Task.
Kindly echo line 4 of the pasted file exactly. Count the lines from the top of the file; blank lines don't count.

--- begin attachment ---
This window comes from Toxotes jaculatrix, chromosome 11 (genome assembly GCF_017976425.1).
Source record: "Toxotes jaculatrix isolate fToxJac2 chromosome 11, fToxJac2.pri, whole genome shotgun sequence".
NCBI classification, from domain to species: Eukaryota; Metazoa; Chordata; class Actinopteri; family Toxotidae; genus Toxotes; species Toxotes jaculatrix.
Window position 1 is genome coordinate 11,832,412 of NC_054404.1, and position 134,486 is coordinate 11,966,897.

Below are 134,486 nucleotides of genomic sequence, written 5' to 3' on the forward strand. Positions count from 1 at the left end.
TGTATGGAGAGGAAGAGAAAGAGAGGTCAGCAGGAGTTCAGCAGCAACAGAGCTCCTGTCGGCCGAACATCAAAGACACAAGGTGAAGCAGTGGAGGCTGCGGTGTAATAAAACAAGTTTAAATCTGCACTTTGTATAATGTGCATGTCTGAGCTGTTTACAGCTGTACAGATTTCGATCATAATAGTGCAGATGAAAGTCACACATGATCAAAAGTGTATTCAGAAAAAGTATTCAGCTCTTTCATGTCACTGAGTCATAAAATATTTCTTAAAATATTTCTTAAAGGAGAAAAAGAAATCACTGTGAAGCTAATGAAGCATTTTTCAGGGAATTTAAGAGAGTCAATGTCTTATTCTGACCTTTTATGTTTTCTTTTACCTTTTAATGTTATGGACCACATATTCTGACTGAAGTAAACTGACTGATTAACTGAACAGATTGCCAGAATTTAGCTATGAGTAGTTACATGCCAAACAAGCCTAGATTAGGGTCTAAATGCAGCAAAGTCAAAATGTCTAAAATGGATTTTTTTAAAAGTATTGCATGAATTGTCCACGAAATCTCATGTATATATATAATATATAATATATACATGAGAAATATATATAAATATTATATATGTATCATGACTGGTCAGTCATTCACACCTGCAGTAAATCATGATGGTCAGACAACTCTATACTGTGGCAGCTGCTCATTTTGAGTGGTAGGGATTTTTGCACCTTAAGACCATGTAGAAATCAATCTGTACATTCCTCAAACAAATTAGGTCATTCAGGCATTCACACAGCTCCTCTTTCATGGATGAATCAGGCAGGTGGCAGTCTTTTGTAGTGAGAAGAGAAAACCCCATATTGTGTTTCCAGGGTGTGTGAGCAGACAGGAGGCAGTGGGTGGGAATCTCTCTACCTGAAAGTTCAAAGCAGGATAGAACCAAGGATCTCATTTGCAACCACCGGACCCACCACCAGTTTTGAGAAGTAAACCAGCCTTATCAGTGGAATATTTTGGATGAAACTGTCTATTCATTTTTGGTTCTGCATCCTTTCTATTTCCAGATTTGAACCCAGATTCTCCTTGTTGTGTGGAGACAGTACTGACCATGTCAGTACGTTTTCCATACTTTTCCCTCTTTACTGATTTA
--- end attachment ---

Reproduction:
Window position 1 is genome coordinate 11,832,412 of NC_054404.1, and position 134,486 is coordinate 11,966,897.